Titled after a song from 1976’s iconic Soviet film Fortune’s Irony, Viktor Shamirov’s This Is What’s Happening To Me is a remarkable study in modern-day big city isolation — albeit with a pronounced Russian spin. Set in Moscow, it’s centred on the unlikely reconnection of two brothers thrown together by their father’s cancer diagnosis and aided by a slew of chaotic circumstances and unforgiving metropolitan traffic.

This is What's Happening to Me_13

This Is What’s Happening To Me

Wonderfully portrayed, the siblings are distinctly different people: one (Shamirov), a meek, neurotic yet highly moralistic family man, is trying to make his plane back to Volgograd, while the other (Gosha Kutsenko), a high-flying, detached corporate cog, obsesses over his scheduled singing performance at his company’s New Year’s ball. Along the way, they encounter a teenage girl who tries to make it across town to her estranged father. All of the above adds up to a thoughtful New Year’s Eve story with a little bit of a Lost In Translation vibe.

RUSSIAN RESURRECTION 2013 runs at Palace Centro from 26 July to 4 Aug.

REVIEW: The Nightingale and the Rose (Anywhere Fest)

Directorial team Jennifer Bismire (live production, puppetry and design), Belinda McCulloch (film) and Richard Grantham (music) transform Oscar Wilde’s tale of “love perfected through death” into a multimedia performance piece. Published in 1888, Wilde’s short story tells of nightingale’s sacrifice for a young student in need of a red rose to give his beloved. The parable unfolds through puppetry, text, film and music across seven screens in the Powerhouse Labyrinth and Ruins.

Let’s get any biases out of the way: I know key members of the team, and very much respect their work. (After a while, it’s hard not to know at least someone in any given Brisbane show.) Still, I trust them to trust me to review honestly.

There’s something mystical about shadow puppets. These articulated silhouettes are deftly handled by a large cast of puppeteers (Caitlin Marie Adie, Emily Bruce, Perie Essex, Eloise Maree, Lauren Neilson, Helen Stephens and Sami Van Barneveld).

The garden, across three screens, takes centre stage. At the far left, subtitles tell the Nightingale’s tragic story. On the other side, a live-action film plays out philosophical conversations between the Student and his professors. It’s a very different way to view a show; The Nightingale and the Rose is part-theatre, part-cinema and part-art installation, with the mood of a silent film. You don’t want to miss a thing — but there’s a lot to follow, and missing some (at least from the front row) is inevitable.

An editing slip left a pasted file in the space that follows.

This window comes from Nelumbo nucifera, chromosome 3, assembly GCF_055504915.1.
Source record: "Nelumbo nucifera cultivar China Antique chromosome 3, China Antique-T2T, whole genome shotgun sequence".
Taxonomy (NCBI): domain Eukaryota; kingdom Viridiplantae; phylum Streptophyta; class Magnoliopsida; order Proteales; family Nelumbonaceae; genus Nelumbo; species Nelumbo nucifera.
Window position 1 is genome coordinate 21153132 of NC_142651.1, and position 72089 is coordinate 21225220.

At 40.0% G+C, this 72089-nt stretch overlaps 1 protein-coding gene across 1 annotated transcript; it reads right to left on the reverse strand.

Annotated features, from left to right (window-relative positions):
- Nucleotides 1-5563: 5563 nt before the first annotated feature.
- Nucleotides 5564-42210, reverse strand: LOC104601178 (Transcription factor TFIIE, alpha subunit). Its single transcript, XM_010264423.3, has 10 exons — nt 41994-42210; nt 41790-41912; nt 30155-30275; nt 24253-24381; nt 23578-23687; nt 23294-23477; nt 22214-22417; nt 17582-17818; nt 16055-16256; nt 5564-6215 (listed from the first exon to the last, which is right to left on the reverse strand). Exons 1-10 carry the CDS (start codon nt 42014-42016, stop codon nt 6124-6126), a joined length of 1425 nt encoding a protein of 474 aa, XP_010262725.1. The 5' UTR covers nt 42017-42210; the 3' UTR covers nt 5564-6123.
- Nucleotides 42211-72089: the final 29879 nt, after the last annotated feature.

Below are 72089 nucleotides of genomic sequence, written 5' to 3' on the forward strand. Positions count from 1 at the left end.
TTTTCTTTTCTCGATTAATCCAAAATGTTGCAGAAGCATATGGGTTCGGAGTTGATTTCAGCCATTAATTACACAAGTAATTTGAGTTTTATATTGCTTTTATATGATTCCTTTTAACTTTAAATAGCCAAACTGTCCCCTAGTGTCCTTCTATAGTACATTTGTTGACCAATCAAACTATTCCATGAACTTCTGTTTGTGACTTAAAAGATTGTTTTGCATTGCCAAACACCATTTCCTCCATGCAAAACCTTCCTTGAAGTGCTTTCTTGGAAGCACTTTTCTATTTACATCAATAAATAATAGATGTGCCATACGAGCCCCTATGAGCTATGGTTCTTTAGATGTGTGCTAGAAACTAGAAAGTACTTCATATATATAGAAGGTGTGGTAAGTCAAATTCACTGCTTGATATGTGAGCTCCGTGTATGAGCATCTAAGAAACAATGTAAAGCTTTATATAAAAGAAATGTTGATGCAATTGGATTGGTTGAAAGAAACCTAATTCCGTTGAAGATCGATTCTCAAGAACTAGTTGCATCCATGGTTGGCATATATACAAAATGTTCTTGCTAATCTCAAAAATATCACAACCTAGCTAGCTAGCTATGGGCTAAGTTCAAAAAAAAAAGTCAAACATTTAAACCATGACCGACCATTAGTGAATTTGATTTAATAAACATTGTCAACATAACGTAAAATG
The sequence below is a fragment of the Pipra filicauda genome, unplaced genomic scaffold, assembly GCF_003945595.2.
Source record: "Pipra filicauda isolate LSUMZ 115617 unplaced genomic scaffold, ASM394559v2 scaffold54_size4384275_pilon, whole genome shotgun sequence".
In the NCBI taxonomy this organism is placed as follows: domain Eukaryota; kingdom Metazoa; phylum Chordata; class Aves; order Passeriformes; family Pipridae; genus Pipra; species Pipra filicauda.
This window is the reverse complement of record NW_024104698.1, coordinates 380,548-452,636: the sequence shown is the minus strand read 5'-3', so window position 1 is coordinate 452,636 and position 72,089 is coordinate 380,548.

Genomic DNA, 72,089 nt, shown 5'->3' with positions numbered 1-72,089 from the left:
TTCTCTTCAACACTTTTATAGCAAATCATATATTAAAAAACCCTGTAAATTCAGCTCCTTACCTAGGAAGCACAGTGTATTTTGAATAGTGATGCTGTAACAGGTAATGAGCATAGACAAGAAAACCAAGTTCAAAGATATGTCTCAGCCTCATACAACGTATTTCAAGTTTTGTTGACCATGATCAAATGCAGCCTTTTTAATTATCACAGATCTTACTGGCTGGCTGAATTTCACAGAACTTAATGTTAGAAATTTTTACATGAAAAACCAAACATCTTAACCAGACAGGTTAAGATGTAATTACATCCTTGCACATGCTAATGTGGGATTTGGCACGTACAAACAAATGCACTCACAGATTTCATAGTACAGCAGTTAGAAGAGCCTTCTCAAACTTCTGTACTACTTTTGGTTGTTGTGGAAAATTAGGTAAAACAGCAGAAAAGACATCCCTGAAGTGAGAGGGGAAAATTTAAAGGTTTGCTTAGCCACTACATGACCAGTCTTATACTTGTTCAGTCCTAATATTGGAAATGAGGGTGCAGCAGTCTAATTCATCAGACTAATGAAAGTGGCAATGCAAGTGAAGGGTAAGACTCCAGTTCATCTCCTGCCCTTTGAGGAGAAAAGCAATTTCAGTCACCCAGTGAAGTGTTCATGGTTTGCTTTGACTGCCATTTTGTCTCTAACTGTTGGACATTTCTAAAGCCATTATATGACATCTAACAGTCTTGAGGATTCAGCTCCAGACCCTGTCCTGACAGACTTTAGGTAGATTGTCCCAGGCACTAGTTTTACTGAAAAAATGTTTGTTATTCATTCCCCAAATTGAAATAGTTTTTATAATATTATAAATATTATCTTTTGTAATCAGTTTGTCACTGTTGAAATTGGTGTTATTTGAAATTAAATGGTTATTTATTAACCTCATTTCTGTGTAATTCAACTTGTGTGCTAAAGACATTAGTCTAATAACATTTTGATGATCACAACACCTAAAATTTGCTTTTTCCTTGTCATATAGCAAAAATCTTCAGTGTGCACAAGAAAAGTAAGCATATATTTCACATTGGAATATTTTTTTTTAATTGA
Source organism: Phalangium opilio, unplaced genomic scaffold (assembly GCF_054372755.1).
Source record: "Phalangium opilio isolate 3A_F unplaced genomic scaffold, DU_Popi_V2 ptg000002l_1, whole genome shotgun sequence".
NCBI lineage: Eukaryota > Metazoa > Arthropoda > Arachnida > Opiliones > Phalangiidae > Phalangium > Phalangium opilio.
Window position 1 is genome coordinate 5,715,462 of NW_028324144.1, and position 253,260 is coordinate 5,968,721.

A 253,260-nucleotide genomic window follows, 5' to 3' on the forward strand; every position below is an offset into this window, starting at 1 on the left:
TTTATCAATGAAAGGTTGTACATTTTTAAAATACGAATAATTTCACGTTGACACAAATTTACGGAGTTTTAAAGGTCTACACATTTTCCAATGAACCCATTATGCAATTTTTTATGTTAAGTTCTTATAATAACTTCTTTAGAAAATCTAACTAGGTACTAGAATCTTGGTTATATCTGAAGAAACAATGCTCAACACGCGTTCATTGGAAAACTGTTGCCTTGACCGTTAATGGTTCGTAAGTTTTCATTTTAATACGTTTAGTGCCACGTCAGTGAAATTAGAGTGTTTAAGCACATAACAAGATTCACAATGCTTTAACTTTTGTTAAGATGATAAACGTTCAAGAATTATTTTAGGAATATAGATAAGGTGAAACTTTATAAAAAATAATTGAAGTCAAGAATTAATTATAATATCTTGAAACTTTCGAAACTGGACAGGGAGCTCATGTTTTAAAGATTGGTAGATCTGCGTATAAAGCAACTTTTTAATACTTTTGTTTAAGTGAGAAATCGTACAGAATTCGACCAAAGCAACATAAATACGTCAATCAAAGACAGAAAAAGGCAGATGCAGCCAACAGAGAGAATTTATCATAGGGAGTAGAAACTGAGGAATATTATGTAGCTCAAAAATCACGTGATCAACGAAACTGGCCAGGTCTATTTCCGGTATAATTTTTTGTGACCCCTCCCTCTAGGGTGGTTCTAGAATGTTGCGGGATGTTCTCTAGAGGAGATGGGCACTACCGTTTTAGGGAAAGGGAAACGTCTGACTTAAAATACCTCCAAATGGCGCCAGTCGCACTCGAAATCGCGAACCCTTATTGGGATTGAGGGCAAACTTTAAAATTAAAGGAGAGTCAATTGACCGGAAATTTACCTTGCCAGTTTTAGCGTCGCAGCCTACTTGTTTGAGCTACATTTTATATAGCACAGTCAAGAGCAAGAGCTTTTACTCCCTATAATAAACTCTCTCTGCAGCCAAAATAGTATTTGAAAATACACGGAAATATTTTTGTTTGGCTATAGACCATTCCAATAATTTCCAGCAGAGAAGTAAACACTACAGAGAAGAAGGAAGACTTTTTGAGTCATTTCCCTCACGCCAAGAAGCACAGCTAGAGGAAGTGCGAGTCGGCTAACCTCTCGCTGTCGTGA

The Nightingale and the Rose

The filmed portion introduces new characters to Wilde’s story: two professors who consider the Nightingale’s plight as a thought experiment and guide their lovelorn Student. Wilde’s narration is split between these three figures. With regard to adapting a seven-page story for an hour-long show, it’s a clever idea; however, John Grey, Michael Croome and Tim Gollan’s performances feel unprepared and their dialogue lacks the conviction to transcend its role as a collection of leftover witticisms.

For the show, Grantham has arranged compositions based on works by Lili Boulanger and Olivier Messianen. His evocative performance transfixes, transporting us from the Powerhouse Ruins into the Nightingale’s garden. Still, the presence of the outside world is part of what makes Anywhere Festival different — you can’t stop passers-by chattering, nearby meditators chanting or car headlights flashing, so you may as well embrace the ambient soundtrack. I admired the cast, in particular, as they pressed on during an outburst from a gentleman who verbally abused an usher. (Yes, it’s a ticketed event in a public space — deal with it.)

It’s brave to stage this quiet, thoughtful piece outside of a traditional theatre space. Interestingly, some audience members behave more like cinemagoers: some chat while others even come and go. In last week’s interview, Bismire raised a pertinent question: “How many forms do we have to saturate a contemporary audience with to get across the same story?” Bismire, McCulloch and Grantham’s production is beautiful, but in the attempt to appeal to all types of viewers the story’s simplicity is sacrificed — along with the Nightingale.

The Nightingale and the Rose runs in the Powerhouse Labyrinth and Ruins from 9 to 18 May, 2013. Anywhere Fest.

Can’t Be Artsed #3: Mini-Reviews and Some Mini-Films

It’s summer in Brisbane, and I’m going on a lot of movie dates just to escape the heat. Here are a few mini-reviews of recent offerings: film Chronicle and film festival FLiCKERFEST.

Film: Chronicle

This sci-fi thriller, in which three ordinary teens score alien superpowers, is the directorial debut of Josh Trank. Chronicle is a fairly short film, at 83 minutes, but it takes a while to get going — so long we wondered if we were in the wrong theatre. The protagonist, Andrew (Dane DeHaan), holds the handy-cam for most of this found-footage-esque flick, and for the first quarter it’s a gritty urban drama. Continue reading